(By Deborah Parenti) Thoughts of summer begin to fade as September starts to rise on the horizon.
And shortly after the pool has been closed for the season, so, too, third quarter ends. In what seems like the blink of an eye, the first nine months of 2019 will soon be wrapped up and in the history books. And we start to move on to the final three months of the year.
There’s something about the fourth quarter that brings about a high-charged rush, adrenaline pumping amid the scurry of activity as wrapping up one year melds into planning the next. It’s a time of both assessment and forward thinking — one eye peering behind at sights past and the other focused on the visions beginning to emerge over the crest of the hill on the road ahead.
And it’s a crowded road, full of aggressive, competitive media drivers poised to pass us up if we dawdle too long adjusting that rearview mirror, or run out of gas before we make it to the next stop — the roaring 2020s.
That’s why looking ahead and not running in place become increasingly important. You can’t plan tomorrow if your calendar is stuck on today’s page.
Radio has been consistent, if not growing, over the past several years. Some might see that as a victory compared to other “traditional” media, namely television and newspapers, which have suffered steady declines over the past few years. The impact of digital platforms on advertising revenues has most certainly been significant. And we don’t want to be like television or newspapers. We don’t want flat to turn to red on our road.
Incessant worry about making 2019 at this point, however, won’t move the needle and might even stall progressive efforts or, worse, program them to fail.
Rather, it’s time to prepare for 2020, starting with anticipated political spending, estimated by WPP PLC’s ad-buying unit GroupM to rise to a whopping $9.9 billion, up $3.6 billion compared to the 2016 presidential election and well more than double spending in 2012.
Political spending in 2018 was “shockingly high,” said Brian Wieser, global president of business intelligence at GroupM. “There’s just generally more activity in a presidential year than a nonpresidential year, so whatever the 2018 number was, 2020 was going to be bigger.”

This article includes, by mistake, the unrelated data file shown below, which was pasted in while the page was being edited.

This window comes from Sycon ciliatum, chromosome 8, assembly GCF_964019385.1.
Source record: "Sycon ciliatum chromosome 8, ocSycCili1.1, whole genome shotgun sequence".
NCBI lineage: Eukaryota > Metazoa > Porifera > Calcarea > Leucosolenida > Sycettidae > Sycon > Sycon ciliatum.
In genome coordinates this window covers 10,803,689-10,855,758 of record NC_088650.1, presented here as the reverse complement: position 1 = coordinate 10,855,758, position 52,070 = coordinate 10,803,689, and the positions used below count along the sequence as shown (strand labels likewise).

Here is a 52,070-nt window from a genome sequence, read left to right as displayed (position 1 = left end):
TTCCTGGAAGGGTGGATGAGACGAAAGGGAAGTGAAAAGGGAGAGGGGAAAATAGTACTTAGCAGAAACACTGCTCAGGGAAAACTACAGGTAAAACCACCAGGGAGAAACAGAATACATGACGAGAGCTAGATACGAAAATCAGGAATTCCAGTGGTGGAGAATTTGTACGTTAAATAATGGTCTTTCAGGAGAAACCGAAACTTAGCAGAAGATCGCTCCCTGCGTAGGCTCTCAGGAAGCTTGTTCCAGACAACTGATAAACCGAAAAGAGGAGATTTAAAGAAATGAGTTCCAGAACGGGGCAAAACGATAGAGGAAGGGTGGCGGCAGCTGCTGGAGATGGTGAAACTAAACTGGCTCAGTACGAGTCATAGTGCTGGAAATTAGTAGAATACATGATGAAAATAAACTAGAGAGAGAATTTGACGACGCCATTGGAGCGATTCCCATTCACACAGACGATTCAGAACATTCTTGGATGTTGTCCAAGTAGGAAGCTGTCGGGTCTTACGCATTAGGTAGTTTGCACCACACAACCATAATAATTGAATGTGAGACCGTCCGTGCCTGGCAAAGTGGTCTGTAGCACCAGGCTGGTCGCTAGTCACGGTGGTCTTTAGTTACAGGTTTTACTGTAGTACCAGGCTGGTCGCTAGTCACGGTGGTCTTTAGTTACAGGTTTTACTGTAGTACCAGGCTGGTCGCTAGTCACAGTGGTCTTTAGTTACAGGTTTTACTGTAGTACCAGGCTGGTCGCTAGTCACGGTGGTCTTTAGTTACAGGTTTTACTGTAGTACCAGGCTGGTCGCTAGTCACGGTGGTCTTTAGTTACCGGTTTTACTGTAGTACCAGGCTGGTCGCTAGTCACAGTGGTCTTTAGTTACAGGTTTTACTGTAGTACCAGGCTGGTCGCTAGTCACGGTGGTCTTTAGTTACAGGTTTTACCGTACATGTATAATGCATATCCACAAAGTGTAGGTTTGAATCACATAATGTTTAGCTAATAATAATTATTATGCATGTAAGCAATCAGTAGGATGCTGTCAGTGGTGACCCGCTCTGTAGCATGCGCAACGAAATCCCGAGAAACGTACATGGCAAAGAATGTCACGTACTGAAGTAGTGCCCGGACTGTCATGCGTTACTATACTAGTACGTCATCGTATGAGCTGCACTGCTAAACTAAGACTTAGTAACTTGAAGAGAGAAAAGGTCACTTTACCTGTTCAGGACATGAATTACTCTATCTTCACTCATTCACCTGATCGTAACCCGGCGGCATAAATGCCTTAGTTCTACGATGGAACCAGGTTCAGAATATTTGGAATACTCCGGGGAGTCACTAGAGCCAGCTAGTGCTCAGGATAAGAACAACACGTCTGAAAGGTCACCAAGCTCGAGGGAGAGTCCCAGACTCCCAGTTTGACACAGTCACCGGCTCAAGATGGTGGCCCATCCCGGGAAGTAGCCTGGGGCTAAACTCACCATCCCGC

Of the total 2020 estimated political advertising, $2.8 billion is projected to go to digital, representing 2.2 percent of that medium’s total revenue.
That’s an enormous amount, and at some point, saturation will be reached. Radio needs to be ready to rescue those excess dollars.
That means being top-of-mind before the specs are plopped down on the buyers’ desks. What’s your game plan? Are you getting ready to prep your reps with metrics and attention-getting materials? (It’s just one topic that will be tackled at Forecast 2020 on November 20 at the Harvard Club in New York City, by the way.)
Meanwhile, more than half of U.S. households will have a smart speaker by 2022, according to Juniper Research. That’s a huge opportunity for brands to discover the magic of audio’s first “theater of the mind.” Focused efforts by radio execs calling on Madison Avenue execs can make a big difference. Perceived value won’t happen at the buying level. It’s too late then. Radio needs to be in front of the real decisionmakers first. Do you have a plan for that?
The same holds for the automotive dash. The momentum and the relationship-building need to be ongoing. I come from Dayton, birthplace of aviation, along with the cash register and other great innovations. No one thought Dayton would ever lose NCR, but it happened. Reasons can be debated as to why, but bottom line, you can never be too proactive.
Millennial consumers, 18 to 35 years old, have entered into a major spending time of life as they pursue careers, buy homes, and start families. They are now the largest living generation, spending collectively $600 billion a year. And they are digital natives. If you aren’t taking steps to attract and encourage their loyalty now, your chances of success in the coming decade could be greatly diminished. Add to your “must do” list lunches or chats with millennials on your staff. Seek their input — get their perspective —on how to make your station more competitive, not only with listeners, but in marketing to advertisers as well as prospective new hires.
Fourth quarter. Some see it as the end. It’s not. It’s more like the beginning of the beginning.
Deborah Parenti is Publisher of Radio Ink. She can be reached at firstname.lastname@example.org.